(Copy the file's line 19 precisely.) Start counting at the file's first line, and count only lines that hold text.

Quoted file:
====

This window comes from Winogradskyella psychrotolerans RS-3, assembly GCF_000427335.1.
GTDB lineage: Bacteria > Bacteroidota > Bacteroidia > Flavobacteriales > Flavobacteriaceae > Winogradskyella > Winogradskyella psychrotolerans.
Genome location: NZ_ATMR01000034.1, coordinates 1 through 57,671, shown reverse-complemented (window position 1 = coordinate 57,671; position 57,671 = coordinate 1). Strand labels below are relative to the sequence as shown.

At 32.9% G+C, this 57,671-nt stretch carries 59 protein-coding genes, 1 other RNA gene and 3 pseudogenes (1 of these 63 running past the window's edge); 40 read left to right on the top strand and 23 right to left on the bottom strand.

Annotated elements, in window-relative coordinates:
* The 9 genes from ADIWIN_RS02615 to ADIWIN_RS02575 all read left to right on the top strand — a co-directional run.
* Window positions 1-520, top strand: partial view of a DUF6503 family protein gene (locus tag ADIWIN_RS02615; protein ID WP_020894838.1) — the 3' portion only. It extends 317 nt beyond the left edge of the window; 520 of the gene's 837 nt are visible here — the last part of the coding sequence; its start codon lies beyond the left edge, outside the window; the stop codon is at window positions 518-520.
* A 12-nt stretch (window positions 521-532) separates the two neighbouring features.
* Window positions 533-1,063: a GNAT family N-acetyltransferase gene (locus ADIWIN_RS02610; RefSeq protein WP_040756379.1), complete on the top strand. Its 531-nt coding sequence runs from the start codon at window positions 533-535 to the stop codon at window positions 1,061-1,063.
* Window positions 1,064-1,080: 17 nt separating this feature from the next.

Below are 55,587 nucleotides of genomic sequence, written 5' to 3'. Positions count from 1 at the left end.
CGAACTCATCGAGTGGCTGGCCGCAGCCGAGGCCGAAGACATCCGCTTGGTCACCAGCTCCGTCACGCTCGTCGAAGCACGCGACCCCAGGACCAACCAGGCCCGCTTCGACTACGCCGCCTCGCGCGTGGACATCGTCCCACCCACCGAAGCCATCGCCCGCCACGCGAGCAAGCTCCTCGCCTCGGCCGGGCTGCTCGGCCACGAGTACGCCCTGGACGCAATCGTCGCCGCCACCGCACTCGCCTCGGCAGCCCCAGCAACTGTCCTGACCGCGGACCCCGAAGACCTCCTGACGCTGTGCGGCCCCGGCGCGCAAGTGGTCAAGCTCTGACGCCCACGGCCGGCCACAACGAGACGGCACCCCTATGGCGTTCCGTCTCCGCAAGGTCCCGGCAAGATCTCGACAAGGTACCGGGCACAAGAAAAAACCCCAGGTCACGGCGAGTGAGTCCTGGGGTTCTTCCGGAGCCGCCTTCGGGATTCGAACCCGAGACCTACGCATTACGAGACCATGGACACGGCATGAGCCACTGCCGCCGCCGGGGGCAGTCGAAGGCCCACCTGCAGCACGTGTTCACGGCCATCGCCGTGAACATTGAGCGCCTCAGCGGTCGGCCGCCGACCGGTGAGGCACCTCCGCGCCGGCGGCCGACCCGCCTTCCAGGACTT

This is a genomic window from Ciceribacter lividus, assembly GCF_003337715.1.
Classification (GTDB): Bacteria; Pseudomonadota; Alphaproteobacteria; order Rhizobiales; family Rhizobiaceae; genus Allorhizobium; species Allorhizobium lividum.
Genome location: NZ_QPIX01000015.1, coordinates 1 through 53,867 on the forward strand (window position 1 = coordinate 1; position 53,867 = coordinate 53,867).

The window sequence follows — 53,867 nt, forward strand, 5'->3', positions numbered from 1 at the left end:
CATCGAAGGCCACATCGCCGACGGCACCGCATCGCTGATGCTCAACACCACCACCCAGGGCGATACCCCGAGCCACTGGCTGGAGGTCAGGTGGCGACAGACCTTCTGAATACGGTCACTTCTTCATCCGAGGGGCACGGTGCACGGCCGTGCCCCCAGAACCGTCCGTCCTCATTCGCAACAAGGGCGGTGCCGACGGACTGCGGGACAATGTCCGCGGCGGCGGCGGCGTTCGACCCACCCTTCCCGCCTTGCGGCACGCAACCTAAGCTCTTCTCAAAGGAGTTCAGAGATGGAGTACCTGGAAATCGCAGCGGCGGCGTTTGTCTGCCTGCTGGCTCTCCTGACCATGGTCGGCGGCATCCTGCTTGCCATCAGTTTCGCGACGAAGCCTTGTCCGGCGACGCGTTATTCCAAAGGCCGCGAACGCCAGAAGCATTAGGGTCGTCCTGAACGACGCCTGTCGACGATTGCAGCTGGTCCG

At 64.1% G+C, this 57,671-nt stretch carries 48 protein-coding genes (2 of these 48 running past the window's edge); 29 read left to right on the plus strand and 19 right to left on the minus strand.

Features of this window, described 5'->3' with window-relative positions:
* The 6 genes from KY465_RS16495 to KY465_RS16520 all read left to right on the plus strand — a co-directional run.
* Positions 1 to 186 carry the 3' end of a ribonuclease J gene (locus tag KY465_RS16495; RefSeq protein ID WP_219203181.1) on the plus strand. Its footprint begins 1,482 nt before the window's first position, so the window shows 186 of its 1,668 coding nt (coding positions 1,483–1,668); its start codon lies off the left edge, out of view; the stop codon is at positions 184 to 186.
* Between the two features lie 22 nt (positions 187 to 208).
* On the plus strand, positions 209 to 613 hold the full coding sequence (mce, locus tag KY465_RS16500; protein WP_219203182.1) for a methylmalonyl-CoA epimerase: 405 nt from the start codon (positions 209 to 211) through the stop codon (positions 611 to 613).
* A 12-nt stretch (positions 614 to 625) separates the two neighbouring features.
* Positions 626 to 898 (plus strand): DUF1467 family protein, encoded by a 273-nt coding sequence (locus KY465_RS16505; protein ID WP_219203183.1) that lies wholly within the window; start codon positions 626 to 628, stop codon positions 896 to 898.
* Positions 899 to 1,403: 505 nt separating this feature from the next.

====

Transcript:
Features of this window, described 5'->3' with window-relative positions: